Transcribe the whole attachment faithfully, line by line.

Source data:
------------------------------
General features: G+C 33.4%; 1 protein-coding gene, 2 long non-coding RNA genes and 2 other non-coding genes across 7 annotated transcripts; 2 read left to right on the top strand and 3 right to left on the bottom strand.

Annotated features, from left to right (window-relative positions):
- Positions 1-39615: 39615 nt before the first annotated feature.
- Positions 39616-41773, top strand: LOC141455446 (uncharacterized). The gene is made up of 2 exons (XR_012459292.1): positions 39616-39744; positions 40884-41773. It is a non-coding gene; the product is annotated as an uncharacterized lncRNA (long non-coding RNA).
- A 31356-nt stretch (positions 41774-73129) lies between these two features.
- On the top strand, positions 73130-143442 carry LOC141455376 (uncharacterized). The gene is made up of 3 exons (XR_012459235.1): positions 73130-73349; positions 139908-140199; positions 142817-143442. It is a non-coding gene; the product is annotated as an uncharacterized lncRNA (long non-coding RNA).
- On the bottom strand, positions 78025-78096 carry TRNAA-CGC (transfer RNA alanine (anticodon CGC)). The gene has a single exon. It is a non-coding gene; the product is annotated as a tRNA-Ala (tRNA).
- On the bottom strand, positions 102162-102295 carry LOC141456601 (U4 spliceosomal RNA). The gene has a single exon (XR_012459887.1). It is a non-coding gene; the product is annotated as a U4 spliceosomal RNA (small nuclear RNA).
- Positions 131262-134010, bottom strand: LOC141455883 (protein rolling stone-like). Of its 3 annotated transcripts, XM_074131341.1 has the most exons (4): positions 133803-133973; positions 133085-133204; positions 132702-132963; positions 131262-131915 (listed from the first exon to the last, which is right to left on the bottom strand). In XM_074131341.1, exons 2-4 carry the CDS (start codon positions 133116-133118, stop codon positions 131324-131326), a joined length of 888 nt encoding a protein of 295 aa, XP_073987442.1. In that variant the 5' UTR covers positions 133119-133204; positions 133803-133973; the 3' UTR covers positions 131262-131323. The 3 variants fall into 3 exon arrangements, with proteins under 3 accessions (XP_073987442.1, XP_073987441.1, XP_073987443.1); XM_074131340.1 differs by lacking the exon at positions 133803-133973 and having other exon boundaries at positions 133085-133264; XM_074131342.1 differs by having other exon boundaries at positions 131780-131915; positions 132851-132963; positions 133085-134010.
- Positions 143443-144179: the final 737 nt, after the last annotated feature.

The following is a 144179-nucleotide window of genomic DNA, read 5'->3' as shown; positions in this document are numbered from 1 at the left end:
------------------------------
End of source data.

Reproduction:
General features: G+C 33.4%; 1 protein-coding gene, 2 long non-coding RNA genes and 2 other non-coding genes across 7 annotated transcripts; 2 read left to right on the top strand and 3 right to left on the bottom strand.

Annotated features, from left to right (window-relative positions):
- Positions 1-39615: 39615 nt before the first annotated feature.
- Positions 39616-41773, top strand: LOC141455446 (uncharacterized). The gene is made up of 2 exons (XR_012459292.1): positions 39616-39744; positions 40884-41773. It is a non-coding gene; the product is annotated as an uncharacterized lncRNA (long non-coding RNA).
- A 31356-nt stretch (positions 41774-73129) lies between these two features.
- On the top strand, positions 73130-143442 carry LOC141455376 (uncharacterized). The gene is made up of 3 exons (XR_012459235.1): positions 73130-73349; positions 139908-140199; positions 142817-143442. It is a non-coding gene; the product is annotated as an uncharacterized lncRNA (long non-coding RNA).
- On the bottom strand, positions 78025-78096 carry TRNAA-CGC (transfer RNA alanine (anticodon CGC)). The gene has a single exon. It is a non-coding gene; the product is annotated as a tRNA-Ala (tRNA).
- On the bottom strand, positions 102162-102295 carry LOC141456601 (U4 spliceosomal RNA). The gene has a single exon (XR_012459887.1). It is a non-coding gene; the product is annotated as a U4 spliceosomal RNA (small nuclear RNA).
- Positions 131262-134010, bottom strand: LOC141455883 (protein rolling stone-like). Of its 3 annotated transcripts, XM_074131341.1 has the most exons (4): positions 133803-133973; positions 133085-133204; positions 132702-132963; positions 131262-131915 (listed from the first exon to the last, which is right to left on the bottom strand). In XM_074131341.1, exons 2-4 carry the CDS (start codon positions 133116-133118, stop codon positions 131324-131326), a joined length of 888 nt encoding a protein of 295 aa, XP_073987442.1. In that variant the 5' UTR covers positions 133119-133204; positions 133803-133973; the 3' UTR covers positions 131262-131323. The 3 variants fall into 3 exon arrangements, with proteins under 3 accessions (XP_073987442.1, XP_073987441.1, XP_073987443.1); XM_074131340.1 differs by lacking the exon at positions 133803-133973 and having other exon boundaries at positions 133085-133264; XM_074131342.1 differs by having other exon boundaries at positions 131780-131915; positions 132851-132963; positions 133085-134010.
- Positions 143443-144179: the final 737 nt, after the last annotated feature.

The following is a 144179-nucleotide window of genomic DNA, read 5'->3' as shown; positions in this document are numbered from 1 at the left end: